night maybe is a mysterious and evocative work from Stuck Pigs Squealing, a collaborative theatre group looking hard at the spaces between imagination and concrete reality, at indentity under threat.
The set creates a sense of chill and menace; this is no place for a child. Real grass covers the stage so there's already a crispness in the air when you sit down. You could be in a footfall field but then the lights change and a few wintery trees tell you it's a park. Lights form a triad of inverted pyramids and mist wafts through them, a starkly exquisite opening image. Sasha (Sarah Ogden) and Tom (Tom Conroy) are brother and sister, they're lost, they need to move, to find their way. Tom doesn't want to go home; Sasha doesn't want to leave him.
The title of the play gives us a clue: maybe it's night-time; here, perhaps, are two people, or only one. Someone may end their own life in a river tonight – hints of suicide and the presence of the river being two strong motifs in the text. night maybe imaginatively and with much originality hauls an adolescent girl's fears to their feet and offers them up to the audience. Sasha uses a language of her own to articulate those fears. The work is beautifully written, with powerful details and images of the smallest of suburban lives; collectively these create a picture of a repressive and unsafe home, one Tom doesn't want to return to. Sasha is trying on different identities, all of them struggling to keep her feeling she can control herself in a threatening world. She talks about the weather, about the horrors of natural disasters, of ghosts and snow. An orange window suggests fire, leafless trees hint of an apocalyptic future. Black snow falls. In the park Sasha meets characters from her own psychology or from an imagined future; although she seems to be in danger, she comes to no harm. Sally (Conroy) is a sequinned and precocious but vulnerable schoolgirl. Sasha meets a young man in a dinner suit waiting for another man in a laneway (Marcus McKenzie), the spirit of a kindly Englishman lends her a coat (Brian Lipson delivers an intriguingly ambiguous performance here), then she comes across a young camper (McKenzie again) in a snowfall and reunites with Tom; all are surprising aspects of a possibly fragmenting personality attempting to make sense.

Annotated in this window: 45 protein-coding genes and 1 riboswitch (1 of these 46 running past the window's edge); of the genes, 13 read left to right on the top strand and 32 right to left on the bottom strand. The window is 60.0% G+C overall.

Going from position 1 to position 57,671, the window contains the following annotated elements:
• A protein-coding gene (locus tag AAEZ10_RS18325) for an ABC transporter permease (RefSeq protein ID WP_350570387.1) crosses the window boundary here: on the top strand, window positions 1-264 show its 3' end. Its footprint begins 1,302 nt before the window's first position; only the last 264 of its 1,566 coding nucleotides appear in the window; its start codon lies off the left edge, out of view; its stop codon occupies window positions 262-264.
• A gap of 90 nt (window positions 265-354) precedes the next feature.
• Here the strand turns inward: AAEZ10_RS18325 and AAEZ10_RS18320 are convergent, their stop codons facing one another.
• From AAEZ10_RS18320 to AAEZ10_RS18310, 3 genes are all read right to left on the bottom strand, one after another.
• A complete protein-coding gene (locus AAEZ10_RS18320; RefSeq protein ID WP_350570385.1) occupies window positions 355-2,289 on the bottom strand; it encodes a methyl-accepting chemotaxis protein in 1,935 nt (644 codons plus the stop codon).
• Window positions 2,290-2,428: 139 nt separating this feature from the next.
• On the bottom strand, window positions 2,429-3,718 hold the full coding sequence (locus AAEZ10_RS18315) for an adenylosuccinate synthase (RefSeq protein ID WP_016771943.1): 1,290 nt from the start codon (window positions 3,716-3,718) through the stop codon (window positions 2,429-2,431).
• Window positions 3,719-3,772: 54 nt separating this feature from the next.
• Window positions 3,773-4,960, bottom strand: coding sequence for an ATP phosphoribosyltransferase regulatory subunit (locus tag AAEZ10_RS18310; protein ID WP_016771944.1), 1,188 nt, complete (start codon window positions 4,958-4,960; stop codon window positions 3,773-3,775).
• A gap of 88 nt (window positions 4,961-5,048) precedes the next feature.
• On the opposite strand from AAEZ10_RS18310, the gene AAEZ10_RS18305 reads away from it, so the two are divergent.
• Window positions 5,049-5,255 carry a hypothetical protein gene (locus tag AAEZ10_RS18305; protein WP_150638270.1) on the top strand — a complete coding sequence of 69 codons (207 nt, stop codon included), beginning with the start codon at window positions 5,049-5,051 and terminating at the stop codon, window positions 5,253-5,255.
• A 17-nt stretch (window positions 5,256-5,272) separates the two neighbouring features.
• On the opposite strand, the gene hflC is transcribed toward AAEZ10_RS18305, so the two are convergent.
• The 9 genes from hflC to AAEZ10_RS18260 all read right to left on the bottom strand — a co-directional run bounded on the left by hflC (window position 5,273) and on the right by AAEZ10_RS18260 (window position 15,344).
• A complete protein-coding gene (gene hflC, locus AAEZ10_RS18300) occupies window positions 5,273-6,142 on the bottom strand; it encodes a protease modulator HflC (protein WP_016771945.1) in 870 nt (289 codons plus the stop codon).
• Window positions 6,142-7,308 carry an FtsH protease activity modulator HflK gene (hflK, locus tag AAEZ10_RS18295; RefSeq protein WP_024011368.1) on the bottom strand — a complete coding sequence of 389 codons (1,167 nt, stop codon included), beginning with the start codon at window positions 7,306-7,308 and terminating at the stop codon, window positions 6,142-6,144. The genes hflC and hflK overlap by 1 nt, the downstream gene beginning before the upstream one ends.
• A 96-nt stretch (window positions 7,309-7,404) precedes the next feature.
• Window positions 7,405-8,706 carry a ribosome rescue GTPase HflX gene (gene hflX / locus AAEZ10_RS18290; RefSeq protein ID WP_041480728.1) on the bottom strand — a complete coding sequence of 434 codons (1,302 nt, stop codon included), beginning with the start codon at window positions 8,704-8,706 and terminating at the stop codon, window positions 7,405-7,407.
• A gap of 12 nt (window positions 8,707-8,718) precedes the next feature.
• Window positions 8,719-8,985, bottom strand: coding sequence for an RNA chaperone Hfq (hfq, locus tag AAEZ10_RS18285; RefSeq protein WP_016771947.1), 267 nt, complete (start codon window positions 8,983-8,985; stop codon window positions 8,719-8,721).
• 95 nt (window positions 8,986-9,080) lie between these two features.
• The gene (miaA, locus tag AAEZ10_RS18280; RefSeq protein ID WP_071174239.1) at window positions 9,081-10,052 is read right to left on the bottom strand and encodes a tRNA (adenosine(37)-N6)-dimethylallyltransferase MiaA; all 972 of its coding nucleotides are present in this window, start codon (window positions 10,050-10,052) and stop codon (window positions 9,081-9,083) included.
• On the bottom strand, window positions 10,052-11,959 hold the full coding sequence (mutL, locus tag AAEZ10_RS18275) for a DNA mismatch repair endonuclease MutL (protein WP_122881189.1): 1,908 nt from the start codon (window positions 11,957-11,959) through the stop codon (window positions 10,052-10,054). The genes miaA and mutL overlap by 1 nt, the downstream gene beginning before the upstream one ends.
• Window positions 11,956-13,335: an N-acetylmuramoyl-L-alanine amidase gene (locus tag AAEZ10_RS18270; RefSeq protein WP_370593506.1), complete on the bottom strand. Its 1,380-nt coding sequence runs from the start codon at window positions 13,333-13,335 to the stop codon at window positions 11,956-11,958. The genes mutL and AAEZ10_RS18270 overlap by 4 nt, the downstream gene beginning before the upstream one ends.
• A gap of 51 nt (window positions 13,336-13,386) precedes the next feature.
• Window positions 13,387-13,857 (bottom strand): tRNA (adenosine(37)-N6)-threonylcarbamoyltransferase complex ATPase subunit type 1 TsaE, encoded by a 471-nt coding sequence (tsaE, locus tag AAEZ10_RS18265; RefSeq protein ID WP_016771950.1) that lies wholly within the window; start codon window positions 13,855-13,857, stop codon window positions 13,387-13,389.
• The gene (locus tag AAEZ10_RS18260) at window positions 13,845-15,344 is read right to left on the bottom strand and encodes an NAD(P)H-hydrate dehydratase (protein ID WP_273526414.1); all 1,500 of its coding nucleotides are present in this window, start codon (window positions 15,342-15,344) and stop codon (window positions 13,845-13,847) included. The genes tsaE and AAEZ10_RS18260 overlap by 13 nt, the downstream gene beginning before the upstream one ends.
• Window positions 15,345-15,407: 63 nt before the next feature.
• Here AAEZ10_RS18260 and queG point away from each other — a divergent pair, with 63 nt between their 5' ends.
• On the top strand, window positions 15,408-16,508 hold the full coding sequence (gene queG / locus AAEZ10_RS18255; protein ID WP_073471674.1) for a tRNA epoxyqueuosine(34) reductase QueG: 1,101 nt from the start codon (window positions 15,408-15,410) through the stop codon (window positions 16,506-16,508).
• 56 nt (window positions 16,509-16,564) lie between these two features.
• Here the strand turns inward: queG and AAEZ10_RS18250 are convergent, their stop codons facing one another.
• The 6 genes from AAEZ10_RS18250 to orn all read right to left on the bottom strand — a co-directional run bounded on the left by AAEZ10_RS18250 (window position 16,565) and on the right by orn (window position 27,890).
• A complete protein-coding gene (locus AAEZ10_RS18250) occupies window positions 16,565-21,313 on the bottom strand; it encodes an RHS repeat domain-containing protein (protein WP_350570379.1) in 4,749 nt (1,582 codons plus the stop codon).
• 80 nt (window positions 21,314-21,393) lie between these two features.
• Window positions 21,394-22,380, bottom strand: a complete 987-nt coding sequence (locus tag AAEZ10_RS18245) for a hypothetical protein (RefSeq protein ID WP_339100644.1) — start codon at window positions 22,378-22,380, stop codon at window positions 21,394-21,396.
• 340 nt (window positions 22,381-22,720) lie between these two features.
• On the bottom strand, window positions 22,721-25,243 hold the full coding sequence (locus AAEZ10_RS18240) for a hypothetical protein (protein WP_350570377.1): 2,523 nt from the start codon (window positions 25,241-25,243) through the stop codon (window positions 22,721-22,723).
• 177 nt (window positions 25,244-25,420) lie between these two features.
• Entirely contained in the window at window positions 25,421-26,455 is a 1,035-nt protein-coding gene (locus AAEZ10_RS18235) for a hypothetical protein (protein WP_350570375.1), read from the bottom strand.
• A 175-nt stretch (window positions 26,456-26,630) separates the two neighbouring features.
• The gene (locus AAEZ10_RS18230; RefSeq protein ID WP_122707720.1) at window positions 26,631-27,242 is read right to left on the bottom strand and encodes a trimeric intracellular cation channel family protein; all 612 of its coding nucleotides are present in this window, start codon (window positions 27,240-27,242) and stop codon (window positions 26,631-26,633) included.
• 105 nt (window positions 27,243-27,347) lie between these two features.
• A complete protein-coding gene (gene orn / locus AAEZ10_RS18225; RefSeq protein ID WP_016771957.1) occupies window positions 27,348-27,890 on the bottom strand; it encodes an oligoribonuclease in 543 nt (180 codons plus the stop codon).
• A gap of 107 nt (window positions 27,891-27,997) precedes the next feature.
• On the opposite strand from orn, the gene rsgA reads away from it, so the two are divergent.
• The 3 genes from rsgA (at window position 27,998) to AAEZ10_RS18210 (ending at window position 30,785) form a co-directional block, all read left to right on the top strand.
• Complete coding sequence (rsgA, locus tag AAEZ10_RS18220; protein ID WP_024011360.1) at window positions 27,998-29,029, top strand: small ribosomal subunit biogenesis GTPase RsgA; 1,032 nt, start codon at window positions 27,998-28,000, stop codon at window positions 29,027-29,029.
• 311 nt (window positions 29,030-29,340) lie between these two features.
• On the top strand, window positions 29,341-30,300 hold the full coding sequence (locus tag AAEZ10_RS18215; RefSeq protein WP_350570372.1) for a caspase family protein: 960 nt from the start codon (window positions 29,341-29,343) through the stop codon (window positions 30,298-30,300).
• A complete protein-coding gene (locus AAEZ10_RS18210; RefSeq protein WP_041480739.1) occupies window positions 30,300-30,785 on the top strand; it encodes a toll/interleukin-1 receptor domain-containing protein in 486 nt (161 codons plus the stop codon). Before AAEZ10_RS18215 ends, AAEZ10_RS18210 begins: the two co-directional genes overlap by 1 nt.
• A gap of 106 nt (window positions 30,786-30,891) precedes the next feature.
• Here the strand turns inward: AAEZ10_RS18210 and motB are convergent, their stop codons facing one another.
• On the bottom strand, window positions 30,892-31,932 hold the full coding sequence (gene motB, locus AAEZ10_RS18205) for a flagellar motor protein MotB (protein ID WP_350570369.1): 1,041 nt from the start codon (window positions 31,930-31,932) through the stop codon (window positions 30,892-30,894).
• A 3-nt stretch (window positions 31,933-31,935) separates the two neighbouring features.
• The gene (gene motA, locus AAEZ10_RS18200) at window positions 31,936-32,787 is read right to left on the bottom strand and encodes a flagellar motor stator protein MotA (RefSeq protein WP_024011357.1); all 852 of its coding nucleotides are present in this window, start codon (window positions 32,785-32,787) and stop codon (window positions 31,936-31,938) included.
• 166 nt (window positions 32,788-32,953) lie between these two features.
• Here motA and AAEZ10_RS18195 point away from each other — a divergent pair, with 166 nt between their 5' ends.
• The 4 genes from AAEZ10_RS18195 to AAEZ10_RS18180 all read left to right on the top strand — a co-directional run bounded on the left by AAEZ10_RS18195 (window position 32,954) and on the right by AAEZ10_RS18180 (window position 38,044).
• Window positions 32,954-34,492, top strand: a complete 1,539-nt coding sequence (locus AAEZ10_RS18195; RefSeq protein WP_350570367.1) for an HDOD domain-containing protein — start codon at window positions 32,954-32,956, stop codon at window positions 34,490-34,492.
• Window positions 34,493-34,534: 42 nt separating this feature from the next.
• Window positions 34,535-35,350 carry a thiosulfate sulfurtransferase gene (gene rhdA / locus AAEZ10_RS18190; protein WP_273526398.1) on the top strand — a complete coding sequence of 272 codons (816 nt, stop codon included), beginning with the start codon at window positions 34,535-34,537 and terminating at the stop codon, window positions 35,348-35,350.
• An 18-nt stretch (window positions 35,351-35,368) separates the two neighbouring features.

With night maybe you're not quite sure what's going on but that doesn't matter. Rather than feeling alienated or confused, you're intrigued, mesmerised, frightened yet seduced by Brookman's lyrical and bold writing. In terms of production, night maybe is reminiscent of the work of Jenny Kemp, with simple and stark images creating one of those 'theatre as magic' experiences. There's lightness, irony and humour, too, as we keep Sasha company during a long night.
Performers are Tom Conroy, Sarah Ogden, Marcus McKenzie and Brian Lipson. Direction is by Luke Mullins. Playwright Kit Brookman.
Stuck Pigs Squealing presents
by Kit Brookman
Directed by Luke Mullins
Venue: Theatre Works | 14 Acland St, St Kilda VIC
Dates: 15 Aug – 1 Sep 2013
Times: Tues – Sat 8:00pm, Sun 5:00pm
Tickets: $30 – $25
Bookings: 03 9534 3388 | www.theatreworks.org.au